August 2014
Volume 14, Issue 10
Free
Vision Sciences Society Annual Meeting Abstract  |   August 2014
Not All Threats are Created Equal: Selection History Biases are Differentially Affected by Fear and Disgust
Author Affiliations
  • Matthew Hilimire
    Psychology Department, College of William & Mary
  • Jeffrey Mounts
    Psychology Department, State University of New York at Geneseo
  • Bina Kakusa
    Psychology Department, College of William & Mary
Journal of Vision August 2014, Vol.14, 513. doi:10.1167/14.10.513
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      Matthew Hilimire, Jeffrey Mounts, Bina Kakusa; Not All Threats are Created Equal: Selection History Biases are Differentially Affected by Fear and Disgust. Journal of Vision 2014;14(10):513. doi: 10.1167/14.10.513.

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      © ARVO (1962-2015); The Authors (2016-present)

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Abstract

Recently, there has been a growing interest in examining how implicit memory factors, such as selection history, guide visual attention. One manifestation of selection history is intertrial feature priming, which is observed when reaction times to a target decrease when properties defining the target and/or distractor repeat across trials compared to when they change. The current study examined the influence of threat on intertrial priming. Prior to a visual search display, a threatening, neutral, or inverted neutral image was presented. Between groups, the threatening images were either fear-inducing (e.g., guns, knives, snakes) or disgust-inducing (e.g., roaches, mutilations). The length of time that the image was presented was manipulated (150, 250, 1000, and 1500ms). In the visual search task, the target was one of two color singletons (one orange, one green) presented among grey filler objects. Each object was a circle outline that contained a caret. The target singleton contained a caret from the target set (pointing left or right), whereas the decoy singleton contained a caret from the non-target set (up or down). The color of the target changed randomly trial-to-trial. Observers responded to the orientation of the caret inside the target singleton. When the fear-inducing image was presented for 150 ms, reverse priming occurred (i.e., reaction time was faster when the target color switched from the previous trial compared to when the target color repeated). This was due to slowing of reaction time on target color repeat trials for the fear context relative to the neutral context. In contrast, the disgust-inducing images resulted in typical patterns of priming. These results support the idea that fear triggers a type of attentional reset, clearing previous selection biases in order to more effectively attend to and process new potential threats in the environment.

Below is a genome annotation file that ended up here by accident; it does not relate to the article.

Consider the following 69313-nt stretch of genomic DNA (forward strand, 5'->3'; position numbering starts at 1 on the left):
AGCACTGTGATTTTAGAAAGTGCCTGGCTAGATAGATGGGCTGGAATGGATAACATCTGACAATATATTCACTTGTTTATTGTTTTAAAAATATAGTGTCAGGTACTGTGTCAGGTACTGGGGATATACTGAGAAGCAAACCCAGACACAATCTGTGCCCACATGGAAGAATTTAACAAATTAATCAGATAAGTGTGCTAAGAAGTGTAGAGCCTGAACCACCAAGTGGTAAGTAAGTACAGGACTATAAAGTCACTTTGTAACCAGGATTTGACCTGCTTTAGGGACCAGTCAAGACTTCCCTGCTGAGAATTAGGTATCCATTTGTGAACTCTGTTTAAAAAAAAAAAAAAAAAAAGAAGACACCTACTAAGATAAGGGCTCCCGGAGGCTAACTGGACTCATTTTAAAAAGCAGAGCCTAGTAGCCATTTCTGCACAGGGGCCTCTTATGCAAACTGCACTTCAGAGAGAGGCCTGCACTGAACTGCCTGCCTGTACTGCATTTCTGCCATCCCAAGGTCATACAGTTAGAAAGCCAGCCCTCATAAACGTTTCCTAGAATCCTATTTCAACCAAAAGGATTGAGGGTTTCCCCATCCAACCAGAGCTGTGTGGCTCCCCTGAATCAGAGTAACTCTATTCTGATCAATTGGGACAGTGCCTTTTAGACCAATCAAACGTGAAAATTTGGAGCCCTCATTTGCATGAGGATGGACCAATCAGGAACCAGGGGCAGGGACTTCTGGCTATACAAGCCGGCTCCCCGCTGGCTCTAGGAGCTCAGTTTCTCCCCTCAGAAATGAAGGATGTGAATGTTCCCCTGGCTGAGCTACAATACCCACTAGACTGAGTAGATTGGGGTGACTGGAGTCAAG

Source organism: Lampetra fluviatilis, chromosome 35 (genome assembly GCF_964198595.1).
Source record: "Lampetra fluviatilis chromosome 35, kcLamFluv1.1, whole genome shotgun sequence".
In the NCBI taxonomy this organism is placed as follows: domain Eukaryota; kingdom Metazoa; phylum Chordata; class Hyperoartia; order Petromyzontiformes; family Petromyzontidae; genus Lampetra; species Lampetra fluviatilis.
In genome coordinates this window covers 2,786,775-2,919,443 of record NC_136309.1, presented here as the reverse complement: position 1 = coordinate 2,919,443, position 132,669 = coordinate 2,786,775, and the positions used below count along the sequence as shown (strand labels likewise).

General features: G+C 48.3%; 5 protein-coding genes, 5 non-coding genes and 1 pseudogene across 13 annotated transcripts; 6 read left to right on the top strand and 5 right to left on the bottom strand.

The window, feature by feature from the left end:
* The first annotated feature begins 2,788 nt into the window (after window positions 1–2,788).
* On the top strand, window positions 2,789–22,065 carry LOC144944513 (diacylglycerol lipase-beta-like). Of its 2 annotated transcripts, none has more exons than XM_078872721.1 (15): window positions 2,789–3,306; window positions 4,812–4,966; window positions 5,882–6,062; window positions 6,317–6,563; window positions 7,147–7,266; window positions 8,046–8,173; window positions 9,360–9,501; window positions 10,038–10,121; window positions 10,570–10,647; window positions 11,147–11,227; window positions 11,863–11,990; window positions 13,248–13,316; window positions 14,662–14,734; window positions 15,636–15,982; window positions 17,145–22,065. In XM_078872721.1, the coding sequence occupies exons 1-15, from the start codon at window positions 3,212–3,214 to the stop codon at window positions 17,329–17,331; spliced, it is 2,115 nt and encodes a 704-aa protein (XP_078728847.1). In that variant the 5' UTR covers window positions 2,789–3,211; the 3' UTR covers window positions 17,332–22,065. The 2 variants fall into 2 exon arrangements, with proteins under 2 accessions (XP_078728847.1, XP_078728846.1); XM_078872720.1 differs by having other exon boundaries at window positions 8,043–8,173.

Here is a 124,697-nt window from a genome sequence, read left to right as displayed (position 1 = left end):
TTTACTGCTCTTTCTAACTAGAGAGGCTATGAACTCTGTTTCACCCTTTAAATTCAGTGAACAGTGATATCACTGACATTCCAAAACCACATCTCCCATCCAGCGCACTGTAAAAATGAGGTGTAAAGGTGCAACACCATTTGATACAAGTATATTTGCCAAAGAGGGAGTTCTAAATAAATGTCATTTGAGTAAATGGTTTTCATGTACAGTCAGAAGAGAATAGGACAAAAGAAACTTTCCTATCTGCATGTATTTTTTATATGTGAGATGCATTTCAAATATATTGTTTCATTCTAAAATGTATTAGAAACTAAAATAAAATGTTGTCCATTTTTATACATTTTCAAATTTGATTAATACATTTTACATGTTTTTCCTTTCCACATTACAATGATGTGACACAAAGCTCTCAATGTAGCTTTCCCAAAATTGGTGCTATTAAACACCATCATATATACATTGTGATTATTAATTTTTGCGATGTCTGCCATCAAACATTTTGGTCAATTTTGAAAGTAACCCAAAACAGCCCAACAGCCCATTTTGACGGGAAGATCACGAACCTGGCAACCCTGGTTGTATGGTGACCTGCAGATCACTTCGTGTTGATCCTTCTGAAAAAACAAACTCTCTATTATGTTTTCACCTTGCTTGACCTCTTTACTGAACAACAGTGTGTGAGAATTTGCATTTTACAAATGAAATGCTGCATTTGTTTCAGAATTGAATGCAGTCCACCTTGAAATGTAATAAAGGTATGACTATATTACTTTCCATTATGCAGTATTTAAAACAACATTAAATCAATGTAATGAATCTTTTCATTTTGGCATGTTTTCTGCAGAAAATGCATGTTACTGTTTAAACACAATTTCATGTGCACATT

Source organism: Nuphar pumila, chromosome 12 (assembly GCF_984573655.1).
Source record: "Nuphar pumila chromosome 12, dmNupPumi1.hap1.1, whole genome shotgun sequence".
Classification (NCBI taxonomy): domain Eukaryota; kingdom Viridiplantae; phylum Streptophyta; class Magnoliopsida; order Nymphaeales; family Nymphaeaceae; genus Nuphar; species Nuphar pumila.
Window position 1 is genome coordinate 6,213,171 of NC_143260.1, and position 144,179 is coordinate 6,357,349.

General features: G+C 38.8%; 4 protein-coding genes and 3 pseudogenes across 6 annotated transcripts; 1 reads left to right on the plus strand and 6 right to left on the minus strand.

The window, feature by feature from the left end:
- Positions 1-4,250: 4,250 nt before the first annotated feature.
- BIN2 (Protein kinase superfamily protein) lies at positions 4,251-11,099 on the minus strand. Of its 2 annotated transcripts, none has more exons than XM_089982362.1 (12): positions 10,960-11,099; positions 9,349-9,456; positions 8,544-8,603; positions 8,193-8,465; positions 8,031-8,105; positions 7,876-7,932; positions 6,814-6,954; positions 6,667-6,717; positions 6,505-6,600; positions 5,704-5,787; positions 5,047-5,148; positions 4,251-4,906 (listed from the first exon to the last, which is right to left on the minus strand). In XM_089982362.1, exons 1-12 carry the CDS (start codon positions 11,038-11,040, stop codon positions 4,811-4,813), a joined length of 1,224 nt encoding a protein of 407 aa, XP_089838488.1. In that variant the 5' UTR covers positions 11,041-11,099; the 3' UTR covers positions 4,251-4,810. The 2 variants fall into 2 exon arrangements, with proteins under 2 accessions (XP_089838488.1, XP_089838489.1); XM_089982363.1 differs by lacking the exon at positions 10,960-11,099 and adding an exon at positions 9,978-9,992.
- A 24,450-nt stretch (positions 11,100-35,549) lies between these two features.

Meeting abstract presented at VSS 2014

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